By: Karl Tippins
Being wise after the event is easy. If you’re on the receiving end of the wisdom, it’s annoying as well. There is, however, some inevitability about the questions that will be asked about the Dutch decline on the international stage.
Following an at times surreal 3-2 home defeat to the Czech Republic last night, the Netherlands failure to qualify for Euro 2016 was confirmed. Turkey’s late 1-0 win at home to Iceland made the result academic anyway, had even the Dutch won they would have still been eliminated.
The humiliation is made worse given that the Euros have never been easier to qualify for as a result of the expanded tournament format brought in by UEFA for next year’s edition. While Iceland’s fortunes on the international stage have been on the up for a while, and the Czech Republic and Turkey are solid teams if lacking the star quality of the past, the Dutch were still expected to qualify with something to spare, especially as they were the 3rd placed team at the 2014 World Cup.
That World Cup should represent the beginning of the inquest.
For a team and a country that still likes to pride itself on “Total Football,” Brazil 2014 was anything but. Louis van Gaal set up the Dutch team to play a pragmatic, at times ugly style of football, soaking up pressure then hitting teams on the break through star players Arjen Robben, Wesley Sneijder, and Robin van Persie. The
Dutch drubbing of Spain in their opening fixture of that tournament made the world sit up and take notice, but they never at any point really set the World Cup alight through their own quality.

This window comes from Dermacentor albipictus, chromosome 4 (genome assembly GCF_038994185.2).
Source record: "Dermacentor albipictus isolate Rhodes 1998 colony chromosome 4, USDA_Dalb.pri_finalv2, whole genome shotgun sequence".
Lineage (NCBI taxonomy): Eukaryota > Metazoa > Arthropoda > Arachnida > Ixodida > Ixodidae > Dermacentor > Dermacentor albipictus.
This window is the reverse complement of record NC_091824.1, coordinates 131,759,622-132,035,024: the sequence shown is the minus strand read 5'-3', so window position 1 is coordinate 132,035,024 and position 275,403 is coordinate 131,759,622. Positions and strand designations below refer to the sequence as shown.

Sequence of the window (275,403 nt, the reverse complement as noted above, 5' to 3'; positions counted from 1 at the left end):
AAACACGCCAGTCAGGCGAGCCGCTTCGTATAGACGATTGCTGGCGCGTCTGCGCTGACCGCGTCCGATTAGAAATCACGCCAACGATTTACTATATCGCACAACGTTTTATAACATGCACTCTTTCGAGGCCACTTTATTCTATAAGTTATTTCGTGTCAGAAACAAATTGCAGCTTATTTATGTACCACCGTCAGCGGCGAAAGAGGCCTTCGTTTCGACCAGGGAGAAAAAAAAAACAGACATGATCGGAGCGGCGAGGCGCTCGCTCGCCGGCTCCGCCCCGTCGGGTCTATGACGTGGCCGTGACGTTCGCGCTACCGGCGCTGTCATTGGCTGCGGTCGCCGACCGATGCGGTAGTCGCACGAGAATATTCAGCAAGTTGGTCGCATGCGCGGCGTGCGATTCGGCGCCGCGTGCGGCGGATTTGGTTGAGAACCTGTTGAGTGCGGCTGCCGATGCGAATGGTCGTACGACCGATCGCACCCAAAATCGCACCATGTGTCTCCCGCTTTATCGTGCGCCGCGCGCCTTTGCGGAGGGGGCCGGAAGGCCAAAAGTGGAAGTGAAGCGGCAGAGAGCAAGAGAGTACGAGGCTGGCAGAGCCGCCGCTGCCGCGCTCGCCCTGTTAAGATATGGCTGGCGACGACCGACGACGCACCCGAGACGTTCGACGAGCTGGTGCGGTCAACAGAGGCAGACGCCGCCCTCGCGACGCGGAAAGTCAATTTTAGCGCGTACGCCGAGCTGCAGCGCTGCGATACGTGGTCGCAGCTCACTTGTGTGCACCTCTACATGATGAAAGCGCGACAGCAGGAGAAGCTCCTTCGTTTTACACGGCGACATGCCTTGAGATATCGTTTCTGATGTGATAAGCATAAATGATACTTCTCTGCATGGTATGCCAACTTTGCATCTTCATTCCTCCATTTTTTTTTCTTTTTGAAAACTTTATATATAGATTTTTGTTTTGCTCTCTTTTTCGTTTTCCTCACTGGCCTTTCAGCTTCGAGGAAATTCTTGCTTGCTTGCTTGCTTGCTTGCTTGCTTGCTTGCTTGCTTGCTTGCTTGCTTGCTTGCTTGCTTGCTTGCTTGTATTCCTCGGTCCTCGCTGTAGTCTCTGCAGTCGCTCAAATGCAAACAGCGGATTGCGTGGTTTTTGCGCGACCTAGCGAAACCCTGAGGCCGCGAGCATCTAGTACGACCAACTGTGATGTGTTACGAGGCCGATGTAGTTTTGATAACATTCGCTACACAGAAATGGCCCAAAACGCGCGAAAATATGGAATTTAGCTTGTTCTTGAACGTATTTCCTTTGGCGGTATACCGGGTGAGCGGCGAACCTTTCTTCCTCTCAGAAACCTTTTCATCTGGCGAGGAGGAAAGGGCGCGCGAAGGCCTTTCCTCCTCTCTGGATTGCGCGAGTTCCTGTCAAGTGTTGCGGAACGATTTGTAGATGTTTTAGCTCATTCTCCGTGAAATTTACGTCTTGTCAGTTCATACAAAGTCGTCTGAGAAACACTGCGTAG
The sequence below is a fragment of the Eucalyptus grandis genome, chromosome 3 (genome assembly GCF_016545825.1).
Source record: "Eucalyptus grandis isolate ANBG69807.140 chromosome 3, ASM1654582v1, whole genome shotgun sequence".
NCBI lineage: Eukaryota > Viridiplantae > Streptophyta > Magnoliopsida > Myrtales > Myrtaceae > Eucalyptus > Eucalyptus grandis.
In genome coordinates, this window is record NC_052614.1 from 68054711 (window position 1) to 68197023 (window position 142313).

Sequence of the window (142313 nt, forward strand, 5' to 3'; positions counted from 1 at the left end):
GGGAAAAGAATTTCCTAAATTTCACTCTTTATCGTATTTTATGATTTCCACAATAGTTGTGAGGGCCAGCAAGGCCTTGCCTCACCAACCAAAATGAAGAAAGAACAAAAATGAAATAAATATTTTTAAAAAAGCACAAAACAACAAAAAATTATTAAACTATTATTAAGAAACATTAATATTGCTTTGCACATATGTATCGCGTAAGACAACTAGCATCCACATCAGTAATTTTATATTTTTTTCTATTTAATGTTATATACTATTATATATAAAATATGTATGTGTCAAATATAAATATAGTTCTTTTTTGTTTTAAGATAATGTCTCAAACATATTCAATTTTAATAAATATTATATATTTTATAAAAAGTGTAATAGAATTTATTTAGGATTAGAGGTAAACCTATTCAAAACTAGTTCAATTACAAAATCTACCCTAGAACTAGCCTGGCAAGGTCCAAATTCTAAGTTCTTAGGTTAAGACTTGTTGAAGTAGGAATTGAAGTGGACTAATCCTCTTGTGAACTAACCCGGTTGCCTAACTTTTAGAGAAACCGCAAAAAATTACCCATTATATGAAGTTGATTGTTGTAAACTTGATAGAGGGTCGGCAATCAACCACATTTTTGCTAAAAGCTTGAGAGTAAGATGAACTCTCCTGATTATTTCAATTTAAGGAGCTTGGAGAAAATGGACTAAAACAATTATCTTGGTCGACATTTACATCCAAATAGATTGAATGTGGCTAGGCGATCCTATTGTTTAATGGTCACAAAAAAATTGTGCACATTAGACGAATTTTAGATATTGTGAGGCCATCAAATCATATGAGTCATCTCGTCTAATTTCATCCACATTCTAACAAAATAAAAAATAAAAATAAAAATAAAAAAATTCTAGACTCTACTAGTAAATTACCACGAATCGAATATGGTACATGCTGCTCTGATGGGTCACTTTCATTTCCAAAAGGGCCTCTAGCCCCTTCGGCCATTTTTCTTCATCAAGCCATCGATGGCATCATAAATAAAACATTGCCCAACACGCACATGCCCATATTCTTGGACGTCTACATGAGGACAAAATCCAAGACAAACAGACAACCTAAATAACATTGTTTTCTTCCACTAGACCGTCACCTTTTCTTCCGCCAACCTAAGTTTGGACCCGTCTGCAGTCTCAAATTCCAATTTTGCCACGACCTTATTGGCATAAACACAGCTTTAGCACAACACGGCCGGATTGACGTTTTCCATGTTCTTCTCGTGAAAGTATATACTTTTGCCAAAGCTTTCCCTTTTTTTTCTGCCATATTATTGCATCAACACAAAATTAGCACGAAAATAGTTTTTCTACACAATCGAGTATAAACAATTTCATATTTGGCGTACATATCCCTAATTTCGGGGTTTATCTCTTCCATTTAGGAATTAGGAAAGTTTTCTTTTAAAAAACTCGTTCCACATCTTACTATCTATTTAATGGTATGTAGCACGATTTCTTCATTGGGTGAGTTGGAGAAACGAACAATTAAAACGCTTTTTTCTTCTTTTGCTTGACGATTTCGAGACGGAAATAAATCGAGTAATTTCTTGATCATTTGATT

Was expecting the same team to get to Euro 2016 easily expecting a little too much?
The answer is a resounding no.
However, after a successful World Cup playing this pragmatic style, Guus Hiddink took over and immediately set about restoring the team to playing in its “traditional” manner of wanting to dominate games. It just didn’t work out.
To point the finger at van Persie, Sneijder, and Robben would be unfair. All three may be ageing but are still all in their early 30’s, with Robben in particular still terrorising defences for Bayern Munich.
The real problem with the Dutch seems to be the lack of star quality coming from the next generation. There are good players throughout the squad in various positions, but which of them look like they’re going to be stars in years to come? At present, the Dutch cupboard looks extraordinarily bare, while nearby the Belgian rise and the rate at which academies in that country are producing players is demonstrating exactly what the Dutch should be doing.
All that said, if Danny Blind, or another manager if he decides he didn’t want to continue having taken over from Hiddink in July of this year and failed to engineer a quick turnaround in performances and results, were to jettison the three star names, it wouldn’t be a surprise.
Come 2018 and the Russia World Cup they will all be approaching 35, and it would be a huge concern if the team were still reliant on these three players by then. Maybe the time is right for a fresh start, even if that means some years of hurt on the international stage. With a World Cup qualification group that includes France and Sweden, with only the top two qualifying or making the play-offs, getting through that is by no means a given.
It is perhaps unfair to say the Dutch should have seen this coming, but there definitely needs to be some cold thinking, and maybe some tough decisions made, if this Dutch disaster isn’t to become a prolonged spell in the international wilderness.